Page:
“You arrived awfully late. Couldn’t decide what to wear?” I teased.

“I had stuff with work,” Finn explained vaguely.

“Oh? Do you work somewhere near my house?”

“Something like that.” Finn sighed, clearly eager to change the subject. “Have you been dancing?”

“Nope,” I said. “Dancing is for suckers.”

“Is that why you came to a dance?” Finn looked down at my bare feet. “You didn’t wear the right shoes for dancing. You didn’t even wear the right shoes for walking.”

“I don’t like shoes,” I told him defensively. My hem landed above my knees, but I tried to pull it down, as if I could get it to cover my bare-feet embarrassment.

Finn gave me a look I couldn’t read at all, then went back to staring at the people dancing in front of us. By now the floor was almost entirely covered. Kids still dotted the bleachers, but they were mostly the headgear kids and the ones with dandruff.

“So this is what you’re doing? Watching other people dance?” Finn asked.

“I guess.” I shrugged.

Finn leaned forward, resting his elbows on his knees, and I moved so I was sitting up straighter. My dress was strapless, and I rubbed at my bare arms, feeling naked and uncomfortable.

“You cold?” Finn glanced over at me, and I shook my head. “I think it’s cold in here.”

“It’s a little chilly,” I admitted. “But nothing I can’t handle.”

Finn would barely look at me, which was a complete 180 from his constant creepy staring. Somehow, I found this worse. I don’t know why he had even come to the dance if he hated it so much, and I was about to ask him that when he turned to look at me.

“You wanna dance?” he asked flatly.

“Are you asking me to dance with you?”

“Yeah.” Finn shrugged.

“Yeah?” I shrugged sarcastically. “You really know how to sweet-talk a girl.”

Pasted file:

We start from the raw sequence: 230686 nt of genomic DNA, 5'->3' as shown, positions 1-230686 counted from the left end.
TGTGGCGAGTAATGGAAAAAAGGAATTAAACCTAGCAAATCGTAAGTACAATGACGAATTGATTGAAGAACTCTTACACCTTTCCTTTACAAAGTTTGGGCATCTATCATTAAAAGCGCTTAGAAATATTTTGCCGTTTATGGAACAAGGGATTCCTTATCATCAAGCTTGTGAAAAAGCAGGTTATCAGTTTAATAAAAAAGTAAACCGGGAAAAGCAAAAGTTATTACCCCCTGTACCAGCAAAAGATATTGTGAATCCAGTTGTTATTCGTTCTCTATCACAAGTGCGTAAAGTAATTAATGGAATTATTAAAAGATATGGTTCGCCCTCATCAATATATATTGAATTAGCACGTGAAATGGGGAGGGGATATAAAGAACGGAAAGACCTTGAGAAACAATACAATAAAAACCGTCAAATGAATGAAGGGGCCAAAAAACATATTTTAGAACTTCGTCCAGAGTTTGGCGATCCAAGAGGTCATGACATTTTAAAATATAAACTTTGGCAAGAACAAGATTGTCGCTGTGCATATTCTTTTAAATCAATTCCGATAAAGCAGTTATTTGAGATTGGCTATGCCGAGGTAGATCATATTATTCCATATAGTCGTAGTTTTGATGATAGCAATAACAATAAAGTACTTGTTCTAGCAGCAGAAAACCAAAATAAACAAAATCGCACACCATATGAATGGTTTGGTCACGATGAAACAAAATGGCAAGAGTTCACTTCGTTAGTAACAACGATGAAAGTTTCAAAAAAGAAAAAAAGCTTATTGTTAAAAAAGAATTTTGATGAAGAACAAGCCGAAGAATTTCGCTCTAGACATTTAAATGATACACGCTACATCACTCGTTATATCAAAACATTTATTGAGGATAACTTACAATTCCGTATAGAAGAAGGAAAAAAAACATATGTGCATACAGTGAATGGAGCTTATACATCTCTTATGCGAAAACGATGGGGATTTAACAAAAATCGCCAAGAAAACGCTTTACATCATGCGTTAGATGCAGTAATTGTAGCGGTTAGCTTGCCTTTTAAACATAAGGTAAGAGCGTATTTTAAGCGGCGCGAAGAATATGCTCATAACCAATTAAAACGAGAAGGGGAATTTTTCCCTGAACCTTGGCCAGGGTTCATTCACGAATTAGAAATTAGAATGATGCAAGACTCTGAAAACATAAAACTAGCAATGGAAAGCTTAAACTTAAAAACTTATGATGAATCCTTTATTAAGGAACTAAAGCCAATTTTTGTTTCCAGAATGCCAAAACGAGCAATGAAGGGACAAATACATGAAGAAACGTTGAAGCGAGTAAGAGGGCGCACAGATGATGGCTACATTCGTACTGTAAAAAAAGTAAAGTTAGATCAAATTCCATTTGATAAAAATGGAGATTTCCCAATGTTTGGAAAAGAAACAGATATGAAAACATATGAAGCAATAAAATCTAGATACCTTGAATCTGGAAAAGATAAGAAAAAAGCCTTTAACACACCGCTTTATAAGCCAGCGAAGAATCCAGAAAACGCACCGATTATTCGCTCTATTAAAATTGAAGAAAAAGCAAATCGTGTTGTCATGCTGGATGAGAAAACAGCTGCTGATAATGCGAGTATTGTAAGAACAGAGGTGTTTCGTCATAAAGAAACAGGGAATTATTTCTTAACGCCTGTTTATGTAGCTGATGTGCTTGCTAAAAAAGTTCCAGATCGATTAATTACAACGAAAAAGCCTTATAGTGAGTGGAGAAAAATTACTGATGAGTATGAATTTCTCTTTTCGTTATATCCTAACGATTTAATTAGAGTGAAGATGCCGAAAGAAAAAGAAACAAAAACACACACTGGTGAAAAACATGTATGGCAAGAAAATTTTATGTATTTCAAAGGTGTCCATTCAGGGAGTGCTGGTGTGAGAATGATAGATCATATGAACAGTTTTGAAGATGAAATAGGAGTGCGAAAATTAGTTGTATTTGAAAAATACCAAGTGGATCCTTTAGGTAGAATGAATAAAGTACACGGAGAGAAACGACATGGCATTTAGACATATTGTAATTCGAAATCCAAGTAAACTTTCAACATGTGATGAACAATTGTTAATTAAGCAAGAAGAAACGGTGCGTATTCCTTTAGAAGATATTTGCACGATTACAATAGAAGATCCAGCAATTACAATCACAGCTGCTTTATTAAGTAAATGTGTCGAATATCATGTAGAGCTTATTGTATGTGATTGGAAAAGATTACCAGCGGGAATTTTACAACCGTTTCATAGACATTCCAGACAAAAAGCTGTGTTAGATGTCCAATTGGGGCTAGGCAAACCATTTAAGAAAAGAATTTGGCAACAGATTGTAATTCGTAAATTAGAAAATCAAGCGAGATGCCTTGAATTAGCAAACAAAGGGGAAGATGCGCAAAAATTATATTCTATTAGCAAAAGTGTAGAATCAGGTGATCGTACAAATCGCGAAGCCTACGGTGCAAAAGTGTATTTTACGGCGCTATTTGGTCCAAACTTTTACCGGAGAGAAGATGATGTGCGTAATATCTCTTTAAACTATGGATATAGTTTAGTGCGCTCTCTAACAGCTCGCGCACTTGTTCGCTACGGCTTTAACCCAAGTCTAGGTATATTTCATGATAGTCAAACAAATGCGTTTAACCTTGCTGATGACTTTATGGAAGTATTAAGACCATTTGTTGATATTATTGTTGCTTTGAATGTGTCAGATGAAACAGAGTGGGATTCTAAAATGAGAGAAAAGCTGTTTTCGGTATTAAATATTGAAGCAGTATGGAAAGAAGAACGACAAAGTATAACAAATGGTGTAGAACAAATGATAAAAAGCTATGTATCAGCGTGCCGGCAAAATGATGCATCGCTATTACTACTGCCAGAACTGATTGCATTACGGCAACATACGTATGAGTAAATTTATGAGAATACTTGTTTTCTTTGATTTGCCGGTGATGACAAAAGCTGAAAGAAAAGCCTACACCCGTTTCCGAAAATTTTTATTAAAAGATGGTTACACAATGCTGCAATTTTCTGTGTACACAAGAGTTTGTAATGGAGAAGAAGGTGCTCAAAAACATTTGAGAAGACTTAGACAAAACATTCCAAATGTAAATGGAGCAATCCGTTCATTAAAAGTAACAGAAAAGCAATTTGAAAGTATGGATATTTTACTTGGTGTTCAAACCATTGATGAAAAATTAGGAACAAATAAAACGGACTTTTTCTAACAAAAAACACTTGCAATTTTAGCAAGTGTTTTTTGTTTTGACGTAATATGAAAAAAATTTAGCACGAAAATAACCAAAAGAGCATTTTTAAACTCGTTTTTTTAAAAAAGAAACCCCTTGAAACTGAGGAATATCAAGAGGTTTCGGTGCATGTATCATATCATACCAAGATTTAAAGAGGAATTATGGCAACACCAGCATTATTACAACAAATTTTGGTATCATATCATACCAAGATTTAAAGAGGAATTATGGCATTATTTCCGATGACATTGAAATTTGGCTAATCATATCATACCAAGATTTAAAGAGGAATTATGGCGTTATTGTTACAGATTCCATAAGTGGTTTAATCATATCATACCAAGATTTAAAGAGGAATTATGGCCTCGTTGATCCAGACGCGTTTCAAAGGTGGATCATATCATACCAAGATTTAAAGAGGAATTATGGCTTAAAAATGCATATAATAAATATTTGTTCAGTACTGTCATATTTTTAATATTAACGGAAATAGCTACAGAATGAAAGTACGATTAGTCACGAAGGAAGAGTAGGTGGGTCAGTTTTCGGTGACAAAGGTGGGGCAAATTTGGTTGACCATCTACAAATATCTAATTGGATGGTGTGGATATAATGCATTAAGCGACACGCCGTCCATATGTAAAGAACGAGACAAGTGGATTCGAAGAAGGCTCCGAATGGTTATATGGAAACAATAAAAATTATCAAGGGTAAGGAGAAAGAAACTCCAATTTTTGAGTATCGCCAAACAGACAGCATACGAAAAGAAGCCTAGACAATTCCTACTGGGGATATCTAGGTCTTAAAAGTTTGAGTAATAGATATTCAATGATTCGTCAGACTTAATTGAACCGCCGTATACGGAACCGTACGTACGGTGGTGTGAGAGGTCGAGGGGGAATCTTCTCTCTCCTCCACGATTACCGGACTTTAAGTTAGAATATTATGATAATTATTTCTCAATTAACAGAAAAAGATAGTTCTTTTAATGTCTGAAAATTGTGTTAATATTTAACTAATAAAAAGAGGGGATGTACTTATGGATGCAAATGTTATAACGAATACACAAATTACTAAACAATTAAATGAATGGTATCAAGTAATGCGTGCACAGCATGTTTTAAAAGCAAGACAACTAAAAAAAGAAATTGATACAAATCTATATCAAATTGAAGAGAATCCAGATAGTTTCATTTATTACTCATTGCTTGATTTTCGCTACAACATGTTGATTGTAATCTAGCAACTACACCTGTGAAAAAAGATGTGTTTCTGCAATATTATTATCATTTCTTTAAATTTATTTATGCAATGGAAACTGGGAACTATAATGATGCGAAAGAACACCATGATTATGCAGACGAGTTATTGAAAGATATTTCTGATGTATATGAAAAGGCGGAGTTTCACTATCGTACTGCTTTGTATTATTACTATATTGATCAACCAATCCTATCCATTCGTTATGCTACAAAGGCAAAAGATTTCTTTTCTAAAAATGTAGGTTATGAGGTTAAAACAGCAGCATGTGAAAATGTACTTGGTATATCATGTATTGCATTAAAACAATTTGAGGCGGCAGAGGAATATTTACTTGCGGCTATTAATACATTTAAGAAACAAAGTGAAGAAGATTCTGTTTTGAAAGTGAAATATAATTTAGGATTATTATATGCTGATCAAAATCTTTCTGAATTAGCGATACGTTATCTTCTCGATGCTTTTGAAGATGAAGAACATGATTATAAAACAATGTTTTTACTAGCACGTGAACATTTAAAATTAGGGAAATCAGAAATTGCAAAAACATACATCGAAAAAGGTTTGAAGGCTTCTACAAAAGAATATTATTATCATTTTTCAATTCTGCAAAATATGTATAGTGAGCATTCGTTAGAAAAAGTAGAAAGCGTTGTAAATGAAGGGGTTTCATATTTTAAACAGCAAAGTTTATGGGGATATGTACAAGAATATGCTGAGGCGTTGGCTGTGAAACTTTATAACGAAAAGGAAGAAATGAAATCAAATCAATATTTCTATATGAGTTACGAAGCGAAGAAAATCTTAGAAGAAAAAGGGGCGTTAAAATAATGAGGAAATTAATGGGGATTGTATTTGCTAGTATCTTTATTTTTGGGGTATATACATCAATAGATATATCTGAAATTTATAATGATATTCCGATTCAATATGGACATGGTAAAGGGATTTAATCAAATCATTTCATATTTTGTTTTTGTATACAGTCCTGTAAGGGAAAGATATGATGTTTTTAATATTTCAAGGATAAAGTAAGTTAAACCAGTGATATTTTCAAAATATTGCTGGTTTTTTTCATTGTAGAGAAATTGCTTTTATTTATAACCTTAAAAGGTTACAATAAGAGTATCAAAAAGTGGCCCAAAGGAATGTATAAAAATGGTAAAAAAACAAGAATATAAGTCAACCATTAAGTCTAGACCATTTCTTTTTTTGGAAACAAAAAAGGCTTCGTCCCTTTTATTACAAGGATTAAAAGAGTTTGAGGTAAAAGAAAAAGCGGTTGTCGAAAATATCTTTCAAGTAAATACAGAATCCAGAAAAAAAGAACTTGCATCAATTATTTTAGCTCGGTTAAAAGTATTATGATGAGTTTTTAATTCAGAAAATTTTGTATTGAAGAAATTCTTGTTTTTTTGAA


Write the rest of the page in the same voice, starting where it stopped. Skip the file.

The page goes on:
His mouth crept up in a hint of a smile, and that officially won me over. I hated myself for it.

“Fair enough.” Finn stood up and extended his hand to me. “Would you, Wendy Everly, care to dance with me?”

“Sure.” I placed my hand in his, trying to ignore how warm his skin felt and the rapid beating of my own heart, and got to my feet.

Naturally, the band had just started playing “If You Leave” by OMD, making me feel like I had walked into a perfect movie moment. Finn led me to the dance floor and placed his hand on the small of my back. I put one hand on his shoulder while he took my other hand in his.

I was so close to him I could feel the delicious heat radiating from his body. His eyes were the darkest eyes I had ever seen, and they were looking at only me. For one unspoiled minute, everything in life felt perfect in a way that it never had before. Like there should be a spotlight on us, the only two people in the world.

Then something changed in Finn’s expression, something I couldn’t read, but it definitely got darker.

“You’re not a very good dancer,” Finn commented in that emotionless way of his.

“Thanks?” I said unsurely. We were mostly just swaying in a small circle, and I wasn’t sure how I could screw that up, plus we seemed to be dancing the exact same way as everyone else. Maybe he was joking, so I tried to sound playful when I said, “You’re not that great yourself.”